In the preceding chapter of Isaiah, the Prophet declares a Luke-like message of joy: “How beautiful upon the mountains are the feet of him who brings good news, who publishes peace” (Isa 52:7a). Yet just a little further on, Isaiah sounds like a ‘hybrid’ of Luke and Matthew at Christmas: “Break forth together into singing, you waste places of Jerusalem, for the LORD has comforted His people; He has redeemed Jerusalem” (v. 9). Breaking forth into singing, that sounds like Luke’s Christmas. Waste places, and people in need of comfort and redemption, that sounds like Matthew’s Christmas. Who needs comfort? The sorrowing, the hurting, the grieving, those whose homes or lives have been laid waste. Who needs to be redeemed? Those who have been sold into slavery—the slavery of sin and death; fallen, dying sinner–slaves—a category which encompasses you and me and all mankind. The history of this world, of mankind, is one of sin. We sin, and God answers, with His Law to condemn, to lead us sinners to repentance, and His Gospel to comfort us men sorrowing over our sin, and to redeem us from sin.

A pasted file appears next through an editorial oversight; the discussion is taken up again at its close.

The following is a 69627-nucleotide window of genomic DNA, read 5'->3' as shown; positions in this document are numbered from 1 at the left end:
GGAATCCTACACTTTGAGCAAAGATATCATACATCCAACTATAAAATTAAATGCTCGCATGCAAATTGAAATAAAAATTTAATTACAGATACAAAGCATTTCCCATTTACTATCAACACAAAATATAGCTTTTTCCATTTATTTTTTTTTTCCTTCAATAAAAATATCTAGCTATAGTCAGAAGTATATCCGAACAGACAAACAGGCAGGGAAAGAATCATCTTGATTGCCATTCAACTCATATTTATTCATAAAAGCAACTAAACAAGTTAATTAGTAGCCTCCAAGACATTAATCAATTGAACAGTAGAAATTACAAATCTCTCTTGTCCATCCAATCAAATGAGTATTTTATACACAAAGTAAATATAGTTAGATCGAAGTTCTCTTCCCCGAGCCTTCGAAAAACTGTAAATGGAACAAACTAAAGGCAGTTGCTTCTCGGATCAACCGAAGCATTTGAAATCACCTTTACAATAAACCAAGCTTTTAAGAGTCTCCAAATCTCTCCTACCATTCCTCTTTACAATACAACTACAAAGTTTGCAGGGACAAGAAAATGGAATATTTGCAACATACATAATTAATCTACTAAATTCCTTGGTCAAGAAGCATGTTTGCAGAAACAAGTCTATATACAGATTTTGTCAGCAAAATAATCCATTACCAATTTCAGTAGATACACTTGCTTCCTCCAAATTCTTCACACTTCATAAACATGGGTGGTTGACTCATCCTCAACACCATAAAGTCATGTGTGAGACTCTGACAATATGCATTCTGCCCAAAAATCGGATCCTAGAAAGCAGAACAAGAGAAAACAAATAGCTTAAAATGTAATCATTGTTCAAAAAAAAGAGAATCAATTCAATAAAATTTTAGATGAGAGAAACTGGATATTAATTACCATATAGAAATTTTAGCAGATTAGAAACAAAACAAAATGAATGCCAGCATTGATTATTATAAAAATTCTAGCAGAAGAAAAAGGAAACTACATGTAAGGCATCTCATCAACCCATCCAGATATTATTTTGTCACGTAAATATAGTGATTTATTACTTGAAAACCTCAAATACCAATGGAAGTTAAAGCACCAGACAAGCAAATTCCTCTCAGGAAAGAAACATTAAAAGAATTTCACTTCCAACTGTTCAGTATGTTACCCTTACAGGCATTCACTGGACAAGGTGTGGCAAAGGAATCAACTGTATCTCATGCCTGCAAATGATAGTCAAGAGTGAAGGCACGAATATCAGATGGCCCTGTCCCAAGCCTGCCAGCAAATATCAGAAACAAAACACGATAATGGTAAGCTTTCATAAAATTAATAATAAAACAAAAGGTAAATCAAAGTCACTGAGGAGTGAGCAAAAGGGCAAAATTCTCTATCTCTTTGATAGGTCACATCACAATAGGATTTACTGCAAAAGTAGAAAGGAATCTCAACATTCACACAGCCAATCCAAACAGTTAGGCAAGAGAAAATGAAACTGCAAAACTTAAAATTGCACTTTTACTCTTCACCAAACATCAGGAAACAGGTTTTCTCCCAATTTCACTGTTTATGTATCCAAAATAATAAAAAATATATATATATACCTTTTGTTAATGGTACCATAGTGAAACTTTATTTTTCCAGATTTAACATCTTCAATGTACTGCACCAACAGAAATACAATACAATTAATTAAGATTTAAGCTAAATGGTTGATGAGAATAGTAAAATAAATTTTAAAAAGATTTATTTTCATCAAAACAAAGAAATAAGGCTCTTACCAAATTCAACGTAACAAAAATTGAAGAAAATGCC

Which brings us to the Evangelist St. John’s Nativity account, his Christmas Gospel: “In the beginning was the Word, and the Word was with God, and the Word was God.” Where’s the birth? Where are Mary and the manger? The shepherds and angels? We’ll even settle for the Magi and Herod—but where are they? Clearly, this is a different Christmas Gospel. John takes us beyond history, beyond this creation, beyond time, to eternity, to “when” God, and God alone, is: Father and Son and Holy Spirit, in perfect, eternal fellowship and harmony, in the Holy Communion of the “Family” of the Godhead, one God in three Persons. We realize that this is the very life of God, without beginning and without end. It is beyond our reason and sense; John gives us but a glimpse into this life. Indeed, Martin Luther observes about these words: “These introductory words to St. John’s sermon about the divinity of Christ, so wonderful and unprecedented, were also very strange and unusual to all wise and rational people. He affirmed clearly and distinctly that God is a Word and that this Word is with God, yes, is God Himself” (LW, v. 22, p. 7).